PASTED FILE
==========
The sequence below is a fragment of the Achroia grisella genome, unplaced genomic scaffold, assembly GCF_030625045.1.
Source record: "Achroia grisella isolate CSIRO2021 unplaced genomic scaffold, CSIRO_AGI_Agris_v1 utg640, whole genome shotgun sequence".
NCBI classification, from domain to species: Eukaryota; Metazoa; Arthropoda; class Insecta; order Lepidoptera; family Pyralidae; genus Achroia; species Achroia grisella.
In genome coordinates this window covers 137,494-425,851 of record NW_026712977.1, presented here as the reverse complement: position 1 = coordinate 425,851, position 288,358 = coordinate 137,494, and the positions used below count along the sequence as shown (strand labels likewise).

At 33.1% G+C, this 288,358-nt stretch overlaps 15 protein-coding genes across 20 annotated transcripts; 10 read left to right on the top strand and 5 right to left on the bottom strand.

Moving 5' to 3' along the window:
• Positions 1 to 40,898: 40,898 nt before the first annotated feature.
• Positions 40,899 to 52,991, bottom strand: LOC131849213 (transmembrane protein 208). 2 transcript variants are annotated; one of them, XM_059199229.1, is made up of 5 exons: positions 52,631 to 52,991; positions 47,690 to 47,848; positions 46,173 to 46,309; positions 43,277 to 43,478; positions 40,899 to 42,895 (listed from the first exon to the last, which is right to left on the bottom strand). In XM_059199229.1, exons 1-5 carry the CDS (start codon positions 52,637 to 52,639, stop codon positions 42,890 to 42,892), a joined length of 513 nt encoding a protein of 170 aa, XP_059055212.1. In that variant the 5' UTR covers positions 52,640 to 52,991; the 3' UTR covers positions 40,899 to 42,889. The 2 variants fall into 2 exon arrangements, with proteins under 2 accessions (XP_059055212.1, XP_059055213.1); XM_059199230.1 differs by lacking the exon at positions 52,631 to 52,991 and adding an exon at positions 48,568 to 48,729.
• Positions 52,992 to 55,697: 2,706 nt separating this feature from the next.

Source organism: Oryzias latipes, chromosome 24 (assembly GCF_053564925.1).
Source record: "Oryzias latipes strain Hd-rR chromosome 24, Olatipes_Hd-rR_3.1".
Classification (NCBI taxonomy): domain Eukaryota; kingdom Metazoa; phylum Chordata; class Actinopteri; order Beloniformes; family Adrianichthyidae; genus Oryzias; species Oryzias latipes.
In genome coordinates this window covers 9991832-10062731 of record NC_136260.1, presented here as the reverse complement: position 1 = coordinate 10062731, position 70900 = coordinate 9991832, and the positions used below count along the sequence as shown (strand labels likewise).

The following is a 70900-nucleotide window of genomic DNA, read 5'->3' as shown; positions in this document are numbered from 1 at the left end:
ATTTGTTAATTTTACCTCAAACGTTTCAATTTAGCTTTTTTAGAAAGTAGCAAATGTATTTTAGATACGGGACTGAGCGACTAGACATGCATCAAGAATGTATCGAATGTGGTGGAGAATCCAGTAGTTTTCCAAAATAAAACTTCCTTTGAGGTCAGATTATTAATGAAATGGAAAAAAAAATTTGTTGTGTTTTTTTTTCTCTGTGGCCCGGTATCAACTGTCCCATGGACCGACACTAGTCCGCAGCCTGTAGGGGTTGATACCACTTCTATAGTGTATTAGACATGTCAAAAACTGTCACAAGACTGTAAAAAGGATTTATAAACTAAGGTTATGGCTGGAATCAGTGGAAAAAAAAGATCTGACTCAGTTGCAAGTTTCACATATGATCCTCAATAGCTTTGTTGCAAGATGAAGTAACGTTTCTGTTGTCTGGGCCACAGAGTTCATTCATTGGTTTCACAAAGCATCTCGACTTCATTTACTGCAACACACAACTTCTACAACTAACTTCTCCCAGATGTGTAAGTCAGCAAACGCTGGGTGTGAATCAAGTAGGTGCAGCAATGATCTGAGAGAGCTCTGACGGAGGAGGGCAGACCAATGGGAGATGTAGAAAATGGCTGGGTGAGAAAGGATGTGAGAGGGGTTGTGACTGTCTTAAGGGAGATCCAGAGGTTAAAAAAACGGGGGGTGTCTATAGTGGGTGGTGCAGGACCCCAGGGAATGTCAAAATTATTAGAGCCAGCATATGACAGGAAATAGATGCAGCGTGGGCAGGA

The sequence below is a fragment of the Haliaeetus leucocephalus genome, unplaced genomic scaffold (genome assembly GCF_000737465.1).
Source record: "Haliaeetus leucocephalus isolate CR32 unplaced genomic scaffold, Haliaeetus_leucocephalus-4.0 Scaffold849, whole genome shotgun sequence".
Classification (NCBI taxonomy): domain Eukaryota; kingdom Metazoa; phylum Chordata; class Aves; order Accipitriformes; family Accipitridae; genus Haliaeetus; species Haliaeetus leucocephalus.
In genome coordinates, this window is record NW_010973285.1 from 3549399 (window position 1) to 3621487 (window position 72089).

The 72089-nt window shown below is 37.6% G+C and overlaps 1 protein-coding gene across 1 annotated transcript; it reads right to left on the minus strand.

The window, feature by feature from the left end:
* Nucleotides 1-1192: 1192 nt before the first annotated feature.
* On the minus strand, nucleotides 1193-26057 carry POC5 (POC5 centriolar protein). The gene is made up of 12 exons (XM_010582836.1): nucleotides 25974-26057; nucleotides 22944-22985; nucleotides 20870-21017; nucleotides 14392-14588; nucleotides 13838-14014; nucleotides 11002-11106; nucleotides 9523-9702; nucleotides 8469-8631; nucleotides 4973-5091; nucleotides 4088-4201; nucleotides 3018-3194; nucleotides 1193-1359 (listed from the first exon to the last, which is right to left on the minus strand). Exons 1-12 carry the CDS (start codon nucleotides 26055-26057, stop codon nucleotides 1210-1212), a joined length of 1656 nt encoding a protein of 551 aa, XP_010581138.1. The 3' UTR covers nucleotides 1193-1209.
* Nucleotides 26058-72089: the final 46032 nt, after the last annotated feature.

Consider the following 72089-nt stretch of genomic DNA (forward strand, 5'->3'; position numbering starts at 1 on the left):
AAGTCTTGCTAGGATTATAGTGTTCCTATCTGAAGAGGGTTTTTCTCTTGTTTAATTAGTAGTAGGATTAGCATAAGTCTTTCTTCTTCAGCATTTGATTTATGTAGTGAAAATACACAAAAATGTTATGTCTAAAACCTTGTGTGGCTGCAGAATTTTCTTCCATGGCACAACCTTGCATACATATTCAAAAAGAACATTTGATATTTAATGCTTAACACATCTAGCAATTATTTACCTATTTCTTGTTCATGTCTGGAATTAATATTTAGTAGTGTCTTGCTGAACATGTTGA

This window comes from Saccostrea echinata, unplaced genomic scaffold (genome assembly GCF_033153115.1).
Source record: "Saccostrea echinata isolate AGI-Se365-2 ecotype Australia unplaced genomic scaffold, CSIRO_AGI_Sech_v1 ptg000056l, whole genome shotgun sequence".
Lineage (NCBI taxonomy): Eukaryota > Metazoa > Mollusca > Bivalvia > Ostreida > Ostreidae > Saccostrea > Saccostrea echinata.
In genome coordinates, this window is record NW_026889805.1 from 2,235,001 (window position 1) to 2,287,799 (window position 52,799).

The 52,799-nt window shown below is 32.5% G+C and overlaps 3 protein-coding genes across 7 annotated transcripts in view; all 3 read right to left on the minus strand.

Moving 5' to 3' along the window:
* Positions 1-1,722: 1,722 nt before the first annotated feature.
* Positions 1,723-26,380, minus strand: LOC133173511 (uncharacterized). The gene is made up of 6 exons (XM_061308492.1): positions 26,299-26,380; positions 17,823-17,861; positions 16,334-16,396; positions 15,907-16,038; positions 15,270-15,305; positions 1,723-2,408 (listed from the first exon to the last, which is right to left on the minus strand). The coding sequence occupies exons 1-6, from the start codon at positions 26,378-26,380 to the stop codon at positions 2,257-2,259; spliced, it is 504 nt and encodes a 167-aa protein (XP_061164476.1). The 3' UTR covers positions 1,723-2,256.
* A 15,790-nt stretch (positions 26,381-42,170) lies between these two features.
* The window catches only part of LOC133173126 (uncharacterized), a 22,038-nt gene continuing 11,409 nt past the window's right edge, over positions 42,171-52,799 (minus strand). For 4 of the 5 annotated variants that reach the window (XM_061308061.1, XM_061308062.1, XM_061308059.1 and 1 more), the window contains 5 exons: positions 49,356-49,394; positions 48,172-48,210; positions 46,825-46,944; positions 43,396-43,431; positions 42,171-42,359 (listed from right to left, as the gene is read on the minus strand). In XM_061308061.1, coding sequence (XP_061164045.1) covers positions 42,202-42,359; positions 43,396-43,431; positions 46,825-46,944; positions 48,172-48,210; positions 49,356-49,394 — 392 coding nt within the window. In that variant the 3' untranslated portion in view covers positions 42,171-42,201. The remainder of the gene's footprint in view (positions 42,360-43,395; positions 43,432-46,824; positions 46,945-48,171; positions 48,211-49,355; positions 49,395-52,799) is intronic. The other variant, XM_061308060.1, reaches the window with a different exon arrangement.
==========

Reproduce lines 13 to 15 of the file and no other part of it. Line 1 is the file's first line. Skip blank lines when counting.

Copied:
In genome coordinates this window covers 9991832-10062731 of record NC_136260.1, presented here as the reverse complement: position 1 = coordinate 10062731, position 70900 = coordinate 9991832, and the positions used below count along the sequence as shown (strand labels likewise).

The following is a 70900-nucleotide window of genomic DNA, read 5'->3' as shown; positions in this document are numbered from 1 at the left end:
ATTTGTTAATTTTACCTCAAACGTTTCAATTTAGCTTTTTTAGAAAGTAGCAAATGTATTTTAGATACGGGACTGAGCGACTAGACATGCATCAAGAATGTATCGAATGTGGTGGAGAATCCAGTAGTTTTCCAAAATAAAACTTCCTTTGAGGTCAGATTATTAATGAAATGGAAAAAAAAATTTGTTGTGTTTTTTTTTCTCTGTGGCCCGGTATCAACTGTCCCATGGACCGACACTAGTCCGCAGCCTGTAGGGGTTGATACCACTTCTATAGTGTATTAGACATGTCAAAAACTGTCACAAGACTGTAAAAAGGATTTATAAACTAAGGTTATGGCTGGAATCAGTGGAAAAAAAAGATCTGACTCAGTTGCAAGTTTCACATATGATCCTCAATAGCTTTGTTGCAAGATGAAGTAACGTTTCTGTTGTCTGGGCCACAGAGTTCATTCATTGGTTTCACAAAGCATCTCGACTTCATTTACTGCAACACACAACTTCTACAACTAACTTCTCCCAGATGTGTAAGTCAGCAAACGCTGGGTGTGAATCAAGTAGGTGCAGCAATGATCTGAGAGAGCTCTGACGGAGGAGGGCAGACCAATGGGAGATGTAGAAAATGGCTGGGTGAGAAAGGATGTGAGAGGGGTTGTGACTGTCTTAAGGGAGATCCAGAGGTTAAAAAAACGGGGGGTGTCTATAGTGGGTGGTGCAGGACCCCAGGGAATGTCAAAATTATTAGAGCCAGCATATGACAGGAAATAGATGCAGCGTGGGCAGGA